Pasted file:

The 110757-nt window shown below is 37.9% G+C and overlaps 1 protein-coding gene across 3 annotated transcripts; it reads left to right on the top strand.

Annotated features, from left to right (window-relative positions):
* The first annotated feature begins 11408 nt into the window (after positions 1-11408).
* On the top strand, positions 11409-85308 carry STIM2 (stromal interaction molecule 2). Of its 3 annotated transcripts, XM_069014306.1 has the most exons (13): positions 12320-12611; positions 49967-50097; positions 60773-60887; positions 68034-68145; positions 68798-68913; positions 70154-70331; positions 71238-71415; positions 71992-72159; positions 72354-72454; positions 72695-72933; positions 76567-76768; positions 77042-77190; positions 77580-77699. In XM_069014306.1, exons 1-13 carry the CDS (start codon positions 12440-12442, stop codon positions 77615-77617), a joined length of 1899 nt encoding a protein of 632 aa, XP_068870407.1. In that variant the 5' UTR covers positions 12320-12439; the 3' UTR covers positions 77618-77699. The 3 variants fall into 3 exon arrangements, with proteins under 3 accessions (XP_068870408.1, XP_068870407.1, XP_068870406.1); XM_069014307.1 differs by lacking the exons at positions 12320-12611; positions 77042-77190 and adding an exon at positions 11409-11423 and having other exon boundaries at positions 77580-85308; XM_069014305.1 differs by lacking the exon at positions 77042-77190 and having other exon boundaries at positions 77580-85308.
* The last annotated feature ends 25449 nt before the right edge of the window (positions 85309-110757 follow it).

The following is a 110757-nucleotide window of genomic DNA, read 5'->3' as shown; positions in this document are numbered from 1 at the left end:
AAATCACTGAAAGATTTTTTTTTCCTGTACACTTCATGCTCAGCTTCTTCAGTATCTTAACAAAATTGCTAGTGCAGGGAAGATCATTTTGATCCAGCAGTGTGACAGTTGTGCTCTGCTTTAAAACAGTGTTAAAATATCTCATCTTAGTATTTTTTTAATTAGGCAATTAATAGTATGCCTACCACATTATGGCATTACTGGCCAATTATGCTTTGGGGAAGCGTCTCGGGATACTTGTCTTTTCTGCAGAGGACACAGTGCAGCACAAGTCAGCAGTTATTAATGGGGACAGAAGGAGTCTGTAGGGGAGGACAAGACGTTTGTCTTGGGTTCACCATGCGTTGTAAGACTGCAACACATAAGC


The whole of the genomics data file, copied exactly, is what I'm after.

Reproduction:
The 110757-nt window shown below is 37.9% G+C and overlaps 1 protein-coding gene across 3 annotated transcripts; it reads left to right on the top strand.

Annotated features, from left to right (window-relative positions):
* The first annotated feature begins 11408 nt into the window (after positions 1-11408).
* On the top strand, positions 11409-85308 carry STIM2 (stromal interaction molecule 2). Of its 3 annotated transcripts, XM_069014306.1 has the most exons (13): positions 12320-12611; positions 49967-50097; positions 60773-60887; positions 68034-68145; positions 68798-68913; positions 70154-70331; positions 71238-71415; positions 71992-72159; positions 72354-72454; positions 72695-72933; positions 76567-76768; positions 77042-77190; positions 77580-77699. In XM_069014306.1, exons 1-13 carry the CDS (start codon positions 12440-12442, stop codon positions 77615-77617), a joined length of 1899 nt encoding a protein of 632 aa, XP_068870407.1. In that variant the 5' UTR covers positions 12320-12439; the 3' UTR covers positions 77618-77699. The 3 variants fall into 3 exon arrangements, with proteins under 3 accessions (XP_068870408.1, XP_068870407.1, XP_068870406.1); XM_069014307.1 differs by lacking the exons at positions 12320-12611; positions 77042-77190 and adding an exon at positions 11409-11423 and having other exon boundaries at positions 77580-85308; XM_069014305.1 differs by lacking the exon at positions 77042-77190 and having other exon boundaries at positions 77580-85308.
* The last annotated feature ends 25449 nt before the right edge of the window (positions 85309-110757 follow it).

The following is a 110757-nucleotide window of genomic DNA, read 5'->3' as shown; positions in this document are numbered from 1 at the left end:
AAATCACTGAAAGATTTTTTTTTCCTGTACACTTCATGCTCAGCTTCTTCAGTATCTTAACAAAATTGCTAGTGCAGGGAAGATCATTTTGATCCAGCAGTGTGACAGTTGTGCTCTGCTTTAAAACAGTGTTAAAATATCTCATCTTAGTATTTTTTTAATTAGGCAATTAATAGTATGCCTACCACATTATGGCATTACTGGCCAATTATGCTTTGGGGAAGCGTCTCGGGATACTTGTCTTTTCTGCAGAGGACACAGTGCAGCACAAGTCAGCAGTTATTAATGGGGACAGAAGGAGTCTGTAGGGGAGGACAAGACGTTTGTCTTGGGTTCACCATGCGTTGTAAGACTGCAACACATAAGC